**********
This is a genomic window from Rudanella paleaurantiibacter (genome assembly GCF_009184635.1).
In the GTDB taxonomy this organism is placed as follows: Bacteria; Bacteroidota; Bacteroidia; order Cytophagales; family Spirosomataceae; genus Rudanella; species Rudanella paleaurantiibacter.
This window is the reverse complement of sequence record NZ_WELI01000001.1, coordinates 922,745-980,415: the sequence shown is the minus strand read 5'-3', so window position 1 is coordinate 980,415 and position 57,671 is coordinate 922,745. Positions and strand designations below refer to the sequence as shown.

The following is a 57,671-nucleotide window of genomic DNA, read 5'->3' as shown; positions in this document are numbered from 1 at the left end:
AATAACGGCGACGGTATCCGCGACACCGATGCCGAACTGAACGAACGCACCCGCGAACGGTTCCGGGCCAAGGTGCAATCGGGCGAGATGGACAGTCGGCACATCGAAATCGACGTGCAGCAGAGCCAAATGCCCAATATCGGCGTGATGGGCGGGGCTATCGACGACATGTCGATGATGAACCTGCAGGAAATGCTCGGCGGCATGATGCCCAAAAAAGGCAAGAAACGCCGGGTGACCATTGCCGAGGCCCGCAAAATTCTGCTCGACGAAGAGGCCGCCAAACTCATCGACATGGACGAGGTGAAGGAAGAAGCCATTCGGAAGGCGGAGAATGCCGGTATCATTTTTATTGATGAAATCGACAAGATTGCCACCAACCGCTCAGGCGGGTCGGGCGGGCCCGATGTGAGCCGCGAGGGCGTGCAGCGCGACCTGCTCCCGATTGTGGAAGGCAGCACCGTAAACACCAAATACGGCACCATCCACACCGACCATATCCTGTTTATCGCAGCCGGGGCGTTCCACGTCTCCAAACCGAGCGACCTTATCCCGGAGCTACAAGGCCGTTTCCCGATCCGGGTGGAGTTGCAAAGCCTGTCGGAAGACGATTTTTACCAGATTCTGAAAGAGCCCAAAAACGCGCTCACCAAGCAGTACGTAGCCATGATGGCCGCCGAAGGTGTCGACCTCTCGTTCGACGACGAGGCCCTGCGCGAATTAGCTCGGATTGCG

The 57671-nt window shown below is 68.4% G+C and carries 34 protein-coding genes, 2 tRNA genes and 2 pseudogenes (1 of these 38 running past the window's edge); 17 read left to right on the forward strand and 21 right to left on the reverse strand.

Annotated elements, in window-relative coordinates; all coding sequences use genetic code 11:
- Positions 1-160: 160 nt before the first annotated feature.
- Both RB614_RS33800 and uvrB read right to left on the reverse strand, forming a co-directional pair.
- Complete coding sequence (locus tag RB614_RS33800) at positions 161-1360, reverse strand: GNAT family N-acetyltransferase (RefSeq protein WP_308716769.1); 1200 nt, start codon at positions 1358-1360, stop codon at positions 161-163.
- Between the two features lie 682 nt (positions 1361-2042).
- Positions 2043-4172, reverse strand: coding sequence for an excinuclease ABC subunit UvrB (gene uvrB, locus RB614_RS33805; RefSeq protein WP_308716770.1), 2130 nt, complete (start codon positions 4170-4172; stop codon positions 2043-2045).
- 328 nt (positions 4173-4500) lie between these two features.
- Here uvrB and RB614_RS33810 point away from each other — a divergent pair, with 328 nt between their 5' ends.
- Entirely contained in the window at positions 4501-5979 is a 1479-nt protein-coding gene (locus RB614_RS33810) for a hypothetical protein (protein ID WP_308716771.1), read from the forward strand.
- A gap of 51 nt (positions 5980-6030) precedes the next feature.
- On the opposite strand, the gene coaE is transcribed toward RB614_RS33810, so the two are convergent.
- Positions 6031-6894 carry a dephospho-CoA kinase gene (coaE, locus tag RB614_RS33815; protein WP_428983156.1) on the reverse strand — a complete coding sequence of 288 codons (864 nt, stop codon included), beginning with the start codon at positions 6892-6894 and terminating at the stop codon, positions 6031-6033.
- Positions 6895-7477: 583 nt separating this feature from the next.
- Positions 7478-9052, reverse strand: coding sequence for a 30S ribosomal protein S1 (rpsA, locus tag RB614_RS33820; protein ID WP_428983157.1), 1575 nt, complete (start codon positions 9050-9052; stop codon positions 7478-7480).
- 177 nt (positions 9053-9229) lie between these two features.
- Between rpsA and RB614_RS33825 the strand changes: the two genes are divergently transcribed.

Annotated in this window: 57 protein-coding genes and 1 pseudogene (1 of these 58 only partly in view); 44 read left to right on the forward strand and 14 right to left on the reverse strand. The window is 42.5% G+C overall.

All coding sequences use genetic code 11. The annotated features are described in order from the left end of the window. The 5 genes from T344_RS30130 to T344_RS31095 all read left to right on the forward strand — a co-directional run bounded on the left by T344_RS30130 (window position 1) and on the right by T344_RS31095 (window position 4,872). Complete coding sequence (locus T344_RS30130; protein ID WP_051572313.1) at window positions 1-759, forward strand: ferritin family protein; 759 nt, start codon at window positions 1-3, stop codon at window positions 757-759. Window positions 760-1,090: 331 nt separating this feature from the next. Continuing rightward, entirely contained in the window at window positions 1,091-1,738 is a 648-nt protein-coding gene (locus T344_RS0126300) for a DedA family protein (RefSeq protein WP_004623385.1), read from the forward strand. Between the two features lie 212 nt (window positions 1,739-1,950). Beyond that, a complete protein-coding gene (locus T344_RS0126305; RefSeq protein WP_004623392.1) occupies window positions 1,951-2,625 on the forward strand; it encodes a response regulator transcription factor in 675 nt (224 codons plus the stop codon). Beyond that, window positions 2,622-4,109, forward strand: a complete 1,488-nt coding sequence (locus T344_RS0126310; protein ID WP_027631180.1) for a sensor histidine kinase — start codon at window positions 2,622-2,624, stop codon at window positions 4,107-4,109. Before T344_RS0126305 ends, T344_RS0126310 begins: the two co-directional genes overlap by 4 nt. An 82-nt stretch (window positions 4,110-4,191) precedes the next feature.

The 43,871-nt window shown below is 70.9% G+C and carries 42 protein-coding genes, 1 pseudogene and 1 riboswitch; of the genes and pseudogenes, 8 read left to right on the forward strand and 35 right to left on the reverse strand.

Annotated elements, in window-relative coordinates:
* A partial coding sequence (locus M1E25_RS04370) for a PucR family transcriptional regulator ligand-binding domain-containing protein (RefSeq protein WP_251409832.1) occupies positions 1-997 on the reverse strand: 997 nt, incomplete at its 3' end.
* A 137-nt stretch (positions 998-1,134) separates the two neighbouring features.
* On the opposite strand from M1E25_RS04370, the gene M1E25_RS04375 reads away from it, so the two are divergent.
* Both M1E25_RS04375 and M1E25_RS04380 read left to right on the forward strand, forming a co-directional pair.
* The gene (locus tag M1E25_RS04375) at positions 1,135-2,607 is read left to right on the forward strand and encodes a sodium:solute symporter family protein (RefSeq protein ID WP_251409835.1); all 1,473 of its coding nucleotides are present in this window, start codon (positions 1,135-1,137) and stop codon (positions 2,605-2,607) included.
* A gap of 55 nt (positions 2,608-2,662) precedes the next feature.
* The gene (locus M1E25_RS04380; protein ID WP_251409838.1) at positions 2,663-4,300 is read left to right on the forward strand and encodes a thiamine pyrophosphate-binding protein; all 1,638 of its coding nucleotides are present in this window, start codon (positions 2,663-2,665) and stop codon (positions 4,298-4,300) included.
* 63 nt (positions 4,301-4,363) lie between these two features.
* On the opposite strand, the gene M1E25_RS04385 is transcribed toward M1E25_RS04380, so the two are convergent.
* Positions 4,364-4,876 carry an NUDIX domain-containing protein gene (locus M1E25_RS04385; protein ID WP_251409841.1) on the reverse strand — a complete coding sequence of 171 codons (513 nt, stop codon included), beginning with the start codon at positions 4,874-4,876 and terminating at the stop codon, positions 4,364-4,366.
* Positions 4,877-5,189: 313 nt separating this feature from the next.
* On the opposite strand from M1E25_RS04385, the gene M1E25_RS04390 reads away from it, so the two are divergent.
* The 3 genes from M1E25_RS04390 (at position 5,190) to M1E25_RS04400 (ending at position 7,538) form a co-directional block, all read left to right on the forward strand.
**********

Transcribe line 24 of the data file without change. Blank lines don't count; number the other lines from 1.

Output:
All coding sequences use genetic code 11. The annotated features are described in order from the left end of the window. The 5 genes from T344_RS30130 to T344_RS31095 all read left to right on the forward strand — a co-directional run bounded on the left by T344_RS30130 (window position 1) and on the right by T344_RS31095 (window position 4,872). Complete coding sequence (locus T344_RS30130; protein ID WP_051572313.1) at window positions 1-759, forward strand: ferritin family protein; 759 nt, start codon at window positions 1-3, stop codon at window positions 757-759. Window positions 760-1,090: 331 nt separating this feature from the next. Continuing rightward, entirely contained in the window at window positions 1,091-1,738 is a 648-nt protein-coding gene (locus T344_RS0126300) for a DedA family protein (RefSeq protein WP_004623385.1), read from the forward strand. Between the two features lie 212 nt (window positions 1,739-1,950). Beyond that, a complete protein-coding gene (locus T344_RS0126305; RefSeq protein WP_004623392.1) occupies window positions 1,951-2,625 on the forward strand; it encodes a response regulator transcription factor in 675 nt (224 codons plus the stop codon). Beyond that, window positions 2,622-4,109, forward strand: a complete 1,488-nt coding sequence (locus T344_RS0126310; protein ID WP_027631180.1) for a sensor histidine kinase — start codon at window positions 2,622-2,624, stop codon at window positions 4,107-4,109. Before T344_RS0126305 ends, T344_RS0126310 begins: the two co-directional genes overlap by 4 nt. An 82-nt stretch (window positions 4,110-4,191) precedes the next feature.